Baptism is the basis for the whole Christian life, the gateway to life in the Spirit, and the door which gives access to the other Sacraments. Through Baptism we are freed from [original] sin and reborn as sons [and daughters] of God; we become members of Christ, are incorporated into the Church and made sharers in her mission: “Baptism is the Sacrament of regeneration through water and the word.” Catechism of the Catholic Church, 1213
Baptism is perhaps the most important of all the Sacraments because it is the Sacrament that allows us to receive all others. There are a few expectations that the Church has for the celebration of the Sacrament of Baptism for infants. (If you are seeking information about Baptism for Adults, please see the information under Rite of Christian Initiation for Adults, RCIA).
Expectations of the Parents:
- At least one parent must consent to having the child Baptized (or the person who legitimately takes their place)
- There must be a founded hope that the child will be raised in the Catholic faith.
For there to be founded hope that a child will be raised Catholic, the parents, or at least one, should be striving to practice and live their Catholic faith. At a minimum, that would mean trying to follow the 5 Precepts of the Church, which are as follows:
- You shall attend Mass on Sundays and on holy days of obligation and rest from servile labor.
We must “sanctify the day commemorating the Resurrection of the Lord” (Sunday), as well as the principal feast days, known as Catholic holy days of obligation. This requires attending Mass, “and by resting from those works and activities which could impede such a sanctification of these days.”
- You shall confess your sins at least once a year.
We must prepare for the Eucharist by means of the Sacrament of Reconciliation (Confession). This sacrament “continues Baptism’s work of conversion and forgiveness.”
- You shall receive the sacrament of the Eucharist at least once during the Easter season.
This “guarantees as a minimum the reception of the Lord’s Body and Blood in connection with the Paschal feasts, the origin and center of the Christian liturgy.”
- You shall observe the days of fasting and abstinence established by the Church.
“The fourth precept ensures the times of ascesis and penance which prepare us for the liturgical feasts and help us acquire mastery over our instincts and freedom of heart.”
- You shall help to provide for the needs of the Church.
“The fifth precept means that the faithful are obliged to assist with the material needs of the Church, each according to his own ability.” CCC 2041-2043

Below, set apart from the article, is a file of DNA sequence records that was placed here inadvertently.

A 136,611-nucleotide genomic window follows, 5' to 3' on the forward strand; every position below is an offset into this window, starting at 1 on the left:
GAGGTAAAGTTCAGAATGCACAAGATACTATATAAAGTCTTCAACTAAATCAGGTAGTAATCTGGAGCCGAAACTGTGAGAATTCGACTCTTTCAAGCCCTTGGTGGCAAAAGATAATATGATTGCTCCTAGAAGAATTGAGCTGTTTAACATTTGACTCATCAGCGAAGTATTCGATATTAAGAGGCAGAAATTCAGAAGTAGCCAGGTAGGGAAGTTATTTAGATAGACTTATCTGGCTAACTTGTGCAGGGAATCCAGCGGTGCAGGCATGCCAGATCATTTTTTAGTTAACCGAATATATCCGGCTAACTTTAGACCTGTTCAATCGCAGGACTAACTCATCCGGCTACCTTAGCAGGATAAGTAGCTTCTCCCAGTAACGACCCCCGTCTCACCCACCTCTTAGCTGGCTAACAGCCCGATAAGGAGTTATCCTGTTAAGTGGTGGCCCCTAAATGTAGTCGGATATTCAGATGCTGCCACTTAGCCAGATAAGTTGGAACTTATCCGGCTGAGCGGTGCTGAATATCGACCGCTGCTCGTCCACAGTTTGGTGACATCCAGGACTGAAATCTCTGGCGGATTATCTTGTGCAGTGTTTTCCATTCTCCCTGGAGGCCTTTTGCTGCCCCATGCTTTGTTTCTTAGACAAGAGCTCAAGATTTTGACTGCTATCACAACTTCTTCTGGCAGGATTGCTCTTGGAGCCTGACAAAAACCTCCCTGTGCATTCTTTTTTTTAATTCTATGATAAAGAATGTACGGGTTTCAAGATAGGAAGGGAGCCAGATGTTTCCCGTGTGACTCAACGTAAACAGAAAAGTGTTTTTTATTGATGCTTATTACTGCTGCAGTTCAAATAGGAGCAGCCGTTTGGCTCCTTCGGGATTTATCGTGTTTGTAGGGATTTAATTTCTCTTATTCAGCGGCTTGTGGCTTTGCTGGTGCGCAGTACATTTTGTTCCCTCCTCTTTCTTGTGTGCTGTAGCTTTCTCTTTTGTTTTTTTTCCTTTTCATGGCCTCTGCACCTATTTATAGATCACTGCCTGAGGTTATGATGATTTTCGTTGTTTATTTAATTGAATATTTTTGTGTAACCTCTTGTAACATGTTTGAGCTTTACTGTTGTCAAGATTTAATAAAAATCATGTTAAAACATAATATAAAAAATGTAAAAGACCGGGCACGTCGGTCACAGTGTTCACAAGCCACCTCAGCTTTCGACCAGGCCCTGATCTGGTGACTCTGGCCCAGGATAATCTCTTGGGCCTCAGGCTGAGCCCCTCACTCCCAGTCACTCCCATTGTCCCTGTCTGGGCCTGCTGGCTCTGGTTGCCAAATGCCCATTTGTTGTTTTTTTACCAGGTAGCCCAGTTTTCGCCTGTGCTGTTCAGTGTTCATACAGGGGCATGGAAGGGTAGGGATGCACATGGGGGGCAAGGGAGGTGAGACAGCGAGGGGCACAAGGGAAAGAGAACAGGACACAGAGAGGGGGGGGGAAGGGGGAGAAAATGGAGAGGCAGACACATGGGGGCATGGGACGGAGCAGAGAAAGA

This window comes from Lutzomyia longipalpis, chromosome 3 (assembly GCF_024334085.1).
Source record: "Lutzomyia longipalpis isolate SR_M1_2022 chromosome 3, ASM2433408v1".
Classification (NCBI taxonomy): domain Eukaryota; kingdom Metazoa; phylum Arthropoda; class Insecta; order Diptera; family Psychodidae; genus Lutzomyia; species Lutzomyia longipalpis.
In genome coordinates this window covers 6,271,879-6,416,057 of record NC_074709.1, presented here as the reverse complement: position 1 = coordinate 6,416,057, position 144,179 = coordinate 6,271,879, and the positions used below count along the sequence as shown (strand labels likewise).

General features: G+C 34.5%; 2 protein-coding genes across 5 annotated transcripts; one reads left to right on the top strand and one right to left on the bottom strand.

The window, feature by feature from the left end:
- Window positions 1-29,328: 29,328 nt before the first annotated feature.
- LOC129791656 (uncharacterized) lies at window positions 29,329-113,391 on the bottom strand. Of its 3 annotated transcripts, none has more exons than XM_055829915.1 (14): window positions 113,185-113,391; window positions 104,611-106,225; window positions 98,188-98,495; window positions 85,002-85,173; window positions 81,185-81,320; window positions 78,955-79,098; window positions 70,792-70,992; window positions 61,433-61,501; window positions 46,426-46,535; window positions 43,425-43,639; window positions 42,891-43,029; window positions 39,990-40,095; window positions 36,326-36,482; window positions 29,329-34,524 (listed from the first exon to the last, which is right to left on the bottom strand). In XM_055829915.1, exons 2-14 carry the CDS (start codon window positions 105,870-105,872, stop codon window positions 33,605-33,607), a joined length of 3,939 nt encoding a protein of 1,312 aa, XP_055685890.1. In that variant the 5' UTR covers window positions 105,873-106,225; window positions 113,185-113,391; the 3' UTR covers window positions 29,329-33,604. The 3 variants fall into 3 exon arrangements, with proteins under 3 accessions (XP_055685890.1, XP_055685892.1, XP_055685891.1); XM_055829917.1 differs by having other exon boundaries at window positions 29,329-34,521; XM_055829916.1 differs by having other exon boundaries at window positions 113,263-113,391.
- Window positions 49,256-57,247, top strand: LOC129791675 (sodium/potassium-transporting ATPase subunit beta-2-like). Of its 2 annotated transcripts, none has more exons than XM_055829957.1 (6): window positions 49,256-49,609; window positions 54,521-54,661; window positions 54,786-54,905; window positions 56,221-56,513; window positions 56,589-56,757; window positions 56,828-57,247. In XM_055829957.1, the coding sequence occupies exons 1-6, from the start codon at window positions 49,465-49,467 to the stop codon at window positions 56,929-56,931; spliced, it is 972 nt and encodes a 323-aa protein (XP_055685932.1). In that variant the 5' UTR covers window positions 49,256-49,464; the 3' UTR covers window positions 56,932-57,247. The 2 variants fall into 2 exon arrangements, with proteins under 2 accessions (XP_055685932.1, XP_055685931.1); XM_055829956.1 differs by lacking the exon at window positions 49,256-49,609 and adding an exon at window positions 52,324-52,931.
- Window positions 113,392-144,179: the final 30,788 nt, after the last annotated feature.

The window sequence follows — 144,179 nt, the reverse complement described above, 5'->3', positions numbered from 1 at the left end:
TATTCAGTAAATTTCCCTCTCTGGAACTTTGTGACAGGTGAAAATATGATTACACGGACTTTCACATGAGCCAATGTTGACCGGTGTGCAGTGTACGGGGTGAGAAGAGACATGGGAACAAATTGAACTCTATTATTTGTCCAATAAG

If the parents are not parishioners of St Gregory – Our Lady of Fatima Parish, then they need to have a letter sent from the pastor of their parish stating that they are active parishioners and that he is ok with the Baptism taking place at St. Gregory – Our Lady of Fatima
Expectations of Godparents
The role of a Godparent is to assist the parents in raising the child in the life of faith, helping them to learn how to lead a Christian life in keeping with the Church and the Gospel and to faithfully fulfill the obligations of Baptized persons.
According to Canon Law, the Godparents are to meet the following requirements:
- Must be at least 17 years old
- Must be a fully initiated Catholic, having received the Sacraments of Baptism, Confirmation, and the Eucharist.
- They also must be striving to live a life of faith according to the Catholic Church
- Must not be bound by any canonical penalty
- Must not be the mother or father of the one to be Baptized
The Church only requires one Godparent. If there are going to be 2 godparents, one must be male, and one must be female.
If either godparent is not from St. Gregory – Our Lady of Fatima, then a letter from their pastor needs to be sent confirming that they are a baptized Catholic striving to live a life of faith.
Location of Baptism
According to the law of the Church, the proper place for the Sacrament of Baptism to be celebrated is in a church or chapel, and specifically for infants, in the parish church of his/her parents. Namely, the church to which the parents are members, unless there is just reason for a different location.
What is an example of a just reason for having our child baptized at a church other than the one we regularly attend?
- We no longer live in Hart or Shelby, but all our family does, St. Gregory or Our Lady of Fatima were the churches we grew up in, and it would cause grave inconvenience for our family members to travel for the Baptism.
- Distance or other circumstances make it extremely difficult for us to take our child to our parish church for Baptism.
What is not a “just reason” for having our child baptized at a church other than the one we regularly attend?
- The church we want our child to be baptized in is very beautiful.
Frequently Asked Questions regarding the Sacrament of Baptism
The following questions are answered by the website www.canonlawmadeeasy.com